Matt Rendall, Ryan Gariepy and Bryan Webb kept me up at night. Repeatedly.
It all started about 3 years ago, when I bumped into Matt at an Extreme Startups pre-Demo Day party in Toronto (H/T to Razor for hosting!). Matt was the CEO of fledgling young hardware startup called Clearpath Robotics. Clearpath’s founders (Matt, Ryan and Bryan) had started the Company shortly after graduating from the Mechatronics Engineering program at the University of Waterloo in 2009. In a short period of time, they had become recognized global experts in the field of unmanned autonomous vehicles.
To be frank, I don’t remember much about the conversation beyond the following two points: Matt kept referring to his co-founders as “Business Partners”…and he looked almost physically ill while lamenting the lack of institutional capital available for teams that were building “REAL businesses”.
Fast-forward 2 years. Having kept in touch with Matt and followed to progress of the Company, it came no surprise to me that he had scaled the business to millions of dollars in revenue, and was generating significant profits for his shareholders. To date, Clearpath had only raised a paltry $300k – something that passes as a rounding error these days for your average sexy startup. Taking the time to dig into the business just enhanced my respect for the business that Matt, Ryan and Bryan had built just up the street from my parent’s house in Kitchener. It seemed too good to be true – great founders, a rock solid business, and an excuse to swing by for some regular home cooking.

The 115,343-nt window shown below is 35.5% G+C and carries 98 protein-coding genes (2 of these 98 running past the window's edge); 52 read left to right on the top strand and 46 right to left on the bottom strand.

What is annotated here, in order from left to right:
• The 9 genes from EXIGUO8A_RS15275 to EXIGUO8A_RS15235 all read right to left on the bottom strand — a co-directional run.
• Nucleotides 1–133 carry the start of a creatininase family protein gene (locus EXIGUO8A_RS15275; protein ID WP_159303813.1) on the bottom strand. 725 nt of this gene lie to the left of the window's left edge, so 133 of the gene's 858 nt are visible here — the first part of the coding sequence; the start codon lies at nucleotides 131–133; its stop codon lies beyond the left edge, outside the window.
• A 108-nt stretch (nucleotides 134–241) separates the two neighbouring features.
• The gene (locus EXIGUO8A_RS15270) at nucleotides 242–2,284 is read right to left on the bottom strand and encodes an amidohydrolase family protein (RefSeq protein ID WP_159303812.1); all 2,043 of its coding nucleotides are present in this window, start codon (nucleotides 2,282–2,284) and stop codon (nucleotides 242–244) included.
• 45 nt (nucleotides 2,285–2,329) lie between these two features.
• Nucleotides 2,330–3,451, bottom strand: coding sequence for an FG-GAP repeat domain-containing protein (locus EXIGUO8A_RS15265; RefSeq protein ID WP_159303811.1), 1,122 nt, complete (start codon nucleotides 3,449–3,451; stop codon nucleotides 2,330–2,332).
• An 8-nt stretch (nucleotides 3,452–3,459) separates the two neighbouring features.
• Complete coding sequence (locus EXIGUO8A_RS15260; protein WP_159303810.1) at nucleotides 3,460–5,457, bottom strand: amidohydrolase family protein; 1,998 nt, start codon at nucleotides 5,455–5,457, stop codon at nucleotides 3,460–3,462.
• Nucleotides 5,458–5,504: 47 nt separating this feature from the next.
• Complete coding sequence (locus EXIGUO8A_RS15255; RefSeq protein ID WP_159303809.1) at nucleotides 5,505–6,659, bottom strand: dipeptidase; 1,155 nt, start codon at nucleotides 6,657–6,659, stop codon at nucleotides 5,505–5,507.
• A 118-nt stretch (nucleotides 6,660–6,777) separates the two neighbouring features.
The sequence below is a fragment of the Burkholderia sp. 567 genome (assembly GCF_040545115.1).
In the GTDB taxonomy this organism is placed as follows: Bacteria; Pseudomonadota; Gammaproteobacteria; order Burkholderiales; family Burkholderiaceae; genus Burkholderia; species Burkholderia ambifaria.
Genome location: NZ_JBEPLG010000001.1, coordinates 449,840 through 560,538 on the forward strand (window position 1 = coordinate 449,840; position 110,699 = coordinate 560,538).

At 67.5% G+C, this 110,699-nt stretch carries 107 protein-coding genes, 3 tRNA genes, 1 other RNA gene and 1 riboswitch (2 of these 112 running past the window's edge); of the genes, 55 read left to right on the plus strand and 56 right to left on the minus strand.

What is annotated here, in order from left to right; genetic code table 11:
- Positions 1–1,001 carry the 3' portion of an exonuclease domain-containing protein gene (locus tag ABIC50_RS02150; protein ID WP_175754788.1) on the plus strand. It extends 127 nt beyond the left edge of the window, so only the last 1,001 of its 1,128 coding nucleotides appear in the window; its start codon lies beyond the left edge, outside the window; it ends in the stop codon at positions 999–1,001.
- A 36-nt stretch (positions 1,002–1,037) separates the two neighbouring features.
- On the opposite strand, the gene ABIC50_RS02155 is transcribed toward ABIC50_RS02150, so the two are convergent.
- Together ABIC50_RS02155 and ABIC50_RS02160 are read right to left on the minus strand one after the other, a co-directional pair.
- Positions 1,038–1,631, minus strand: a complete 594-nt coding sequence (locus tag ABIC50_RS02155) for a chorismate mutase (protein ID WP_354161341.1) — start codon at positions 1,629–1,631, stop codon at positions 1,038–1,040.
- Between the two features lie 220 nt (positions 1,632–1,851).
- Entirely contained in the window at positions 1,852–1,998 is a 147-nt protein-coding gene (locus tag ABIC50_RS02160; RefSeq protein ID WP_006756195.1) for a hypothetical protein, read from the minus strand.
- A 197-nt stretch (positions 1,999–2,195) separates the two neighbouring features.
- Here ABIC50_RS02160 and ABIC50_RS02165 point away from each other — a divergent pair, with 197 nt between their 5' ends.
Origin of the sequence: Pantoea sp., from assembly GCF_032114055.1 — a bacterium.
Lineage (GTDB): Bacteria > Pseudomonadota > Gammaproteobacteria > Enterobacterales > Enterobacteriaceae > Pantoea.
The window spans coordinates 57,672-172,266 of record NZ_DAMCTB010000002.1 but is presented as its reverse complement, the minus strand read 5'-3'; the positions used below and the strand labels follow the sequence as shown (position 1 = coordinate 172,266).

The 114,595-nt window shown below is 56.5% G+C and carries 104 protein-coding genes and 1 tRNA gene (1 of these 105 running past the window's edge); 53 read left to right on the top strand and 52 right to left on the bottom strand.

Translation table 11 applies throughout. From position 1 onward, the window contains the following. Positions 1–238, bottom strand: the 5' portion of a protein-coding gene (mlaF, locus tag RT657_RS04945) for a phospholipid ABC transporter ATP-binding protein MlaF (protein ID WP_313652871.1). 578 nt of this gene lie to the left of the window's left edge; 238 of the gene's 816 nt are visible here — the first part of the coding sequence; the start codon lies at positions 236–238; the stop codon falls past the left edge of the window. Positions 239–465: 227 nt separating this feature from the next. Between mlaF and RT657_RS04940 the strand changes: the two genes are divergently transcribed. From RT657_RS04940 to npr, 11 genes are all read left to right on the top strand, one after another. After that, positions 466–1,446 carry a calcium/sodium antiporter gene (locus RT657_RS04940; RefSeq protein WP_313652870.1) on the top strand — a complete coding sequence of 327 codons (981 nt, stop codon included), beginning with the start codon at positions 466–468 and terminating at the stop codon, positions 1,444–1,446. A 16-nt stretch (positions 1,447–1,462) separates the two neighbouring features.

Alas, I made a huge mistake. I spent too much time trying to figure out why this amazing company hadn’t raised millions of dollars, trumpeted itself to the press, hired a bunch of flashy names and rushed a product to market amid much fanfare. I managed to talk myself, and our team @iNovia, into a serious case of “paralysis by analysis”. I kept looking for the fatal flaw that, quite simply, didn’t exist. I lost the deal. Then I lost a lot of sleep.
Last summer, Matt and I reconnected once again. I was astounded by the progress the Company was making, and it was my turn to feel almost physically ill at the realization that not only had I missed out on funding a “REAL business”, but also, a “BIG business”. I went home that night and decided that I couldn’t lose anymore sleep over what could have been – it was time to make things right for the here and now.
It is clear that Clearpath Robotics is uniquely positioned to create an absolutely massive business. Clearpath has already established itself as a leader in unmanned autonomous vehicle research by working with almost every top academic institution and industry leader in the space. Overall, the Company has 500+ clients in 40 countries and an incredible network of robotics researchers, developers and partners – including being the leading contributor to the Open Source Robotics Operating Sysyem (ROS) project. Clearpath has now developed the core IP, hardware/software integration expertise and an implementation track record that puts the Company at the forefront a market that is estimated to grow to $65B/year by both BCG and McKinsey over the next 10 years. I am astonished by the possibilities this represents for Clearpath.
I now sleep soundly at night knowing that we have backed the right team to capitalize on this opportunity. I’d like to thank Matt, Ryan and Bryan for putting me out of my misery, and allowing iNovia Capital to finally invest in this fine enterprise. Obviously this is another large investment for us in the Kitchener-Waterloo area, and once again a testament to the incredible talent base and community that is being fostered there. I’m excited to be joined in this adventure by the fine folks at RRE, and look forward to watching this next chapter in what has already been an interesting tale.